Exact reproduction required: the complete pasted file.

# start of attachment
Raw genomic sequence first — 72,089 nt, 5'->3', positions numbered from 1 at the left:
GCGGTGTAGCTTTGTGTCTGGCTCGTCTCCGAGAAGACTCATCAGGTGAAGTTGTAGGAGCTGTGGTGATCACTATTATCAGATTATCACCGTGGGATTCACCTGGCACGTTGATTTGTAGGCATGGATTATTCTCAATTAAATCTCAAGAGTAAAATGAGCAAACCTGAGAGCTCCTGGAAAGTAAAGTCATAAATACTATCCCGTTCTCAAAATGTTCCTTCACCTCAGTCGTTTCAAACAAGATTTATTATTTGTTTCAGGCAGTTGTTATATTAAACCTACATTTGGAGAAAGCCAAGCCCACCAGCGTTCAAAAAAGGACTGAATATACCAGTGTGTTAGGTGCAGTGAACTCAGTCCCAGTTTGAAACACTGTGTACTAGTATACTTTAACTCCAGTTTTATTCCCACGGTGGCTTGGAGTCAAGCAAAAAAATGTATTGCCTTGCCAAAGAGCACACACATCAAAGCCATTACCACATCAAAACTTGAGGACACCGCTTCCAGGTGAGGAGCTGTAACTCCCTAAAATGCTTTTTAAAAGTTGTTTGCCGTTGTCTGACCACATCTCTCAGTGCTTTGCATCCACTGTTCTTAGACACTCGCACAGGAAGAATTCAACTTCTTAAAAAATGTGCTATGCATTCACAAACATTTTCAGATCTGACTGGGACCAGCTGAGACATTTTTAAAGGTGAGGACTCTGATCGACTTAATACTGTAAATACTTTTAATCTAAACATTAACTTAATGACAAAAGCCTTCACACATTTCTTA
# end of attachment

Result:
Raw genomic sequence first — 72,089 nt, 5'->3', positions numbered from 1 at the left:
GCGGTGTAGCTTTGTGTCTGGCTCGTCTCCGAGAAGACTCATCAGGTGAAGTTGTAGGAGCTGTGGTGATCACTATTATCAGATTATCACCGTGGGATTCACCTGGCACGTTGATTTGTAGGCATGGATTATTCTCAATTAAATCTCAAGAGTAAAATGAGCAAACCTGAGAGCTCCTGGAAAGTAAAGTCATAAATACTATCCCGTTCTCAAAATGTTCCTTCACCTCAGTCGTTTCAAACAAGATTTATTATTTGTTTCAGGCAGTTGTTATATTAAACCTACATTTGGAGAAAGCCAAGCCCACCAGCGTTCAAAAAAGGACTGAATATACCAGTGTGTTAGGTGCAGTGAACTCAGTCCCAGTTTGAAACACTGTGTACTAGTATACTTTAACTCCAGTTTTATTCCCACGGTGGCTTGGAGTCAAGCAAAAAAATGTATTGCCTTGCCAAAGAGCACACACATCAAAGCCATTACCACATCAAAACTTGAGGACACCGCTTCCAGGTGAGGAGCTGTAACTCCCTAAAATGCTTTTTAAAAGTTGTTTGCCGTTGTCTGACCACATCTCTCAGTGCTTTGCATCCACTGTTCTTAGACACTCGCACAGGAAGAATTCAACTTCTTAAAAAATGTGCTATGCATTCACAAACATTTTCAGATCTGACTGGGACCAGCTGAGACATTTTTAAAGGTGAGGACTCTGATCGACTTAATACTGTAAATACTTTTAATCTAAACATTAACTTAATGACAAAAGCCTTCACACATTTCTTA